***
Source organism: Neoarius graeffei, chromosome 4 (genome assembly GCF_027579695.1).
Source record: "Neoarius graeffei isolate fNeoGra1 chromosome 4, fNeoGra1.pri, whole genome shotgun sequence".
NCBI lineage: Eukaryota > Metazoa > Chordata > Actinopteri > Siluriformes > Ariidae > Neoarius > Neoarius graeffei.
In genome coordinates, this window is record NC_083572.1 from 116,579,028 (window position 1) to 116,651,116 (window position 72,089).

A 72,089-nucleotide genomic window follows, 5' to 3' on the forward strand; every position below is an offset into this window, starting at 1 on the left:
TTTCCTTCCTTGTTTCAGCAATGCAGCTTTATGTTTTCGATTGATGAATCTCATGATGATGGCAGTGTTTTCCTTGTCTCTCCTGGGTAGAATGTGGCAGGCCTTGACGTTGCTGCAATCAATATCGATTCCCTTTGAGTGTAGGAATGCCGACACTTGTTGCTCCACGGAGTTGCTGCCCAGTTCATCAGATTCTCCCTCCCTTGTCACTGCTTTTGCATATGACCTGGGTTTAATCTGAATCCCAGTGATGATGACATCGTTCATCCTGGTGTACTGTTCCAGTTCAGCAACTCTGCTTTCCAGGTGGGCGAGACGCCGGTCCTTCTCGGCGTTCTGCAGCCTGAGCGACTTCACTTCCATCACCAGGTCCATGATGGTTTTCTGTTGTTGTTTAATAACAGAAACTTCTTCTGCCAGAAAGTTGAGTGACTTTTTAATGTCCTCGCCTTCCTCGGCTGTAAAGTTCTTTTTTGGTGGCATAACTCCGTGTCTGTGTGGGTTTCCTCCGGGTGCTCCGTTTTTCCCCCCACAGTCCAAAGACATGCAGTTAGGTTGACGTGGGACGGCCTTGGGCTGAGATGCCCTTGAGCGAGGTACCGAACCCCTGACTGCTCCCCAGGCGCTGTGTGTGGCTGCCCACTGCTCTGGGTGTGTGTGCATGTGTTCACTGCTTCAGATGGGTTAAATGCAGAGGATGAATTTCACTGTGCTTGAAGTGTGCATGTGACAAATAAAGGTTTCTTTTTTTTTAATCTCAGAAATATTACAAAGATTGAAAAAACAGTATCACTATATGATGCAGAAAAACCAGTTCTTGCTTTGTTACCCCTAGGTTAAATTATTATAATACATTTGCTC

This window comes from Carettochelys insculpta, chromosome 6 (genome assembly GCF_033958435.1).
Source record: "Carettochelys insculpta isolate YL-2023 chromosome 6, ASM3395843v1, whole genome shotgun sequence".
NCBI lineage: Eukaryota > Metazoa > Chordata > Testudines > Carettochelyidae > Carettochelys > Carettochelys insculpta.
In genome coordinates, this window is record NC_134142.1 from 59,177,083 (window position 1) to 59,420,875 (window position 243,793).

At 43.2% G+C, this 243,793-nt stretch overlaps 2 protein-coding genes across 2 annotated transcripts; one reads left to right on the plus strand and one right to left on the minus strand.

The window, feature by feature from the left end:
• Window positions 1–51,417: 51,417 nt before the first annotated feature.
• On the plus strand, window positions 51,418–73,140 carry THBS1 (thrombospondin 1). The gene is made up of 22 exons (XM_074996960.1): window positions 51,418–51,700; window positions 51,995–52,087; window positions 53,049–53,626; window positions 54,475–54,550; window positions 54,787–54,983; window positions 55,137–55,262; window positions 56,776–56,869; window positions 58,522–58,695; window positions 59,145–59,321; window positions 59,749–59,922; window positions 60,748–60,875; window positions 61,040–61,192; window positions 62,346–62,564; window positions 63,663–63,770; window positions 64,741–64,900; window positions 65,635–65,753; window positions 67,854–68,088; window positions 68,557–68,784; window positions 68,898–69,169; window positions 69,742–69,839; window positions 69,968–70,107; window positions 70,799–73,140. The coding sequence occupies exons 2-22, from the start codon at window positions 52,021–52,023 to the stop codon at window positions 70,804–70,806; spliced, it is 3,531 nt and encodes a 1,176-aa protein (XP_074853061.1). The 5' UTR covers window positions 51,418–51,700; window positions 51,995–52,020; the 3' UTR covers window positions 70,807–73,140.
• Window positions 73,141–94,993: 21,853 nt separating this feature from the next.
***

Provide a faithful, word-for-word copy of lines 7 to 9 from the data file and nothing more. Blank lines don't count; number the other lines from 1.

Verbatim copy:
This window comes from Carettochelys insculpta, chromosome 6 (genome assembly GCF_033958435.1).
Source record: "Carettochelys insculpta isolate YL-2023 chromosome 6, ASM3395843v1, whole genome shotgun sequence".
NCBI lineage: Eukaryota > Metazoa > Chordata > Testudines > Carettochelyidae > Carettochelys > Carettochelys insculpta.